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Old 08-06-2012, 03:53 PM   #1
Tinafofina
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Question Mountain lion 8/6/'12 @ 8:45am

Taken w/ non-high-tech camera phone. Viewed from balcony during morning coffee. Research indicates that it is possibly a young mountain lion. Research also indicates that NH Fish & Game doesn't think so.

Was approx. 35-50lbs.(balcony view can be deceiving, when my dog is on the ground he looks super tiny), 2.5-3' tall, short tawny colored hair on back and face, black spotted underbelly with white-ish fur, small ears (we were so shocked that unfortunately are unsure of shape), long tail w/ dark coloring towards tip (nearly as long as it body...2.5' estimated), tip of tail pointed upwards slightly, very muscular legs. Made no noise. Face was smallish & pretty w/ pale yellow eyes.

Strolled from the east and stopped to stand on our a$$ rock (it is split), continued towards the west several feet, spied us sitting on balcony...eyed each of us slowly, and then disappeared into ferns @ edge of pond. All silently.

We are not hunters. What do you think?
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Old 08-06-2012, 03:57 PM   #2
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could easily be a bobcat at this size (probably what F&G is thinking). Did you notice the tail? If it is short, it's a bobcat or lynx (less likely)...if it is long, it is possibly a lion. I don't see a tail in that picture which again, leads me to speculate that its a big (bob) cat.
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Old 08-06-2012, 04:19 PM   #3
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I agree with Mike. The tail doesn't look long enough. Good capture Tinafofina.

From National Geographic.
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Old 08-06-2012, 04:22 PM   #4
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It's a bobcat.
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Old 08-06-2012, 04:48 PM   #5
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Got too excited and only got one pic, which does not show the tail length clearly. I believe all fours were placed on rock and tail is hanging down, covering the right hind leg in pic. The tail was about as long as body length.

Jonas Pilot, the underbelly was marked like your photo.

So exciting, we are still in awe.
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Old 08-06-2012, 04:54 PM   #6
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It's pretty cool to see something like that isn't it? I think that if the right rear leg was on the rock you would be able to see the foot just like you see on the left rear leg.
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Old 08-06-2012, 05:32 PM   #7
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The tail was at least 2 feet long-- it is lined up with the leg and not clearly visible in the picture. I was too mesmerized by the sighting--glad you thought to grab your cell Tina, to snap the pic. We need to keep a camera handy!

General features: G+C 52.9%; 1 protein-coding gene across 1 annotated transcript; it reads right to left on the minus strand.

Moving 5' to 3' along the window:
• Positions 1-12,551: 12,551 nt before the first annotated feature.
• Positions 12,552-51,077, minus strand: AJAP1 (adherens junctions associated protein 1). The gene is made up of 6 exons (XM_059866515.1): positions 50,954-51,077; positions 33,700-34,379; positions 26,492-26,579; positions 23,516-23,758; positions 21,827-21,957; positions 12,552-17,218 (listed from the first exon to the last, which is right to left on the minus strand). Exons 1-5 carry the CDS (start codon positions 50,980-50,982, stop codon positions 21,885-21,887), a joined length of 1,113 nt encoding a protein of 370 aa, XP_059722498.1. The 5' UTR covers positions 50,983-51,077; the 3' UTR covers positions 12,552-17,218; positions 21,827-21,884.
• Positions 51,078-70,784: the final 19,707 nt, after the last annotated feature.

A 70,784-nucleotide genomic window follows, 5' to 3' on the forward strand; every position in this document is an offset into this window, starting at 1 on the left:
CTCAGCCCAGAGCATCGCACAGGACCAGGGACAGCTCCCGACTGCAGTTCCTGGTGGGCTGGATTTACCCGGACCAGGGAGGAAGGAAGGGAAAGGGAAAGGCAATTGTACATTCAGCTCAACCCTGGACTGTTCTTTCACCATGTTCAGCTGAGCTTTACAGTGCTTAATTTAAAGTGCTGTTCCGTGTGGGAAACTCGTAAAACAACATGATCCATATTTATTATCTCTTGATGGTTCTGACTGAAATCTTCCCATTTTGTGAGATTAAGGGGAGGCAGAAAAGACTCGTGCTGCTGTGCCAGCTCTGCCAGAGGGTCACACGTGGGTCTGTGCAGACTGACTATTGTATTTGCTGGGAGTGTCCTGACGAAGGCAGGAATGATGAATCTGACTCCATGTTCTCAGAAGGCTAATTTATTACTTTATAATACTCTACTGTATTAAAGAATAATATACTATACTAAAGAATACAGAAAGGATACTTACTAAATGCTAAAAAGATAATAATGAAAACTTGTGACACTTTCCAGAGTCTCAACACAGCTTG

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Old 08-06-2012, 05:51 PM   #8
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Default Photo enhanced.

With my editing system I tried to bring out the details.
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Old 08-06-2012, 08:12 PM   #9
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Default Bobcat sighting

I was talking to a few people that ALL saw a Botcat in the 171/ Sodom Rd area last sunday afternoon. right in the Mt Shaw parking lot area. Just some info. either way, You are a VERY lucky person to see EITHER.
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Old 08-06-2012, 08:51 PM   #10
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I think that kitty is too big for a bobcat!
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Old 08-06-2012, 09:12 PM   #11
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Default Image's with scale...

The scale is the hunter... IMHO... it's a bobcat.

This is a bobcat

Name:  imagesCAOTAQZ7.jpg
Views: 7384
Size:  7.3 KB

This is a mountain lion

Name:  imagesCAT87D1S.jpg
Views: 34497
Size:  12.8 KB

If you get a chance, take a visit to the Squam Lake Science Center. They have captive rehabilitated Mountain Lions and Bob Cats. Might be that seeing them both live.. could answer your question.
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Old 08-07-2012, 08:58 AM   #12
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Right you are Steve, a bobcat.

Some local bobcats are good size, this is a photo of a friend of ours who live trapped bobcats for a UNH/F&G project to put tracking collars on the cats. While the pictured cat was fair sized, he estimated that one photographed near the Gilford transfer station was about 10 lbs heavier than the one he is holding.
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Old 08-07-2012, 09:27 AM   #13
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That's the same way to make your fish catch look bigger!
How exciting his job must be.
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Old 08-07-2012, 05:09 PM   #14
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I have been working outdoors in the Lakes region for over 30 years and have seen many Bob cats over the years and one Mt. Lion.

My description of that sighting would have been almost identical to tinafofina's and if you have seen both there is no confusing them
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Old 08-07-2012, 06:16 PM   #15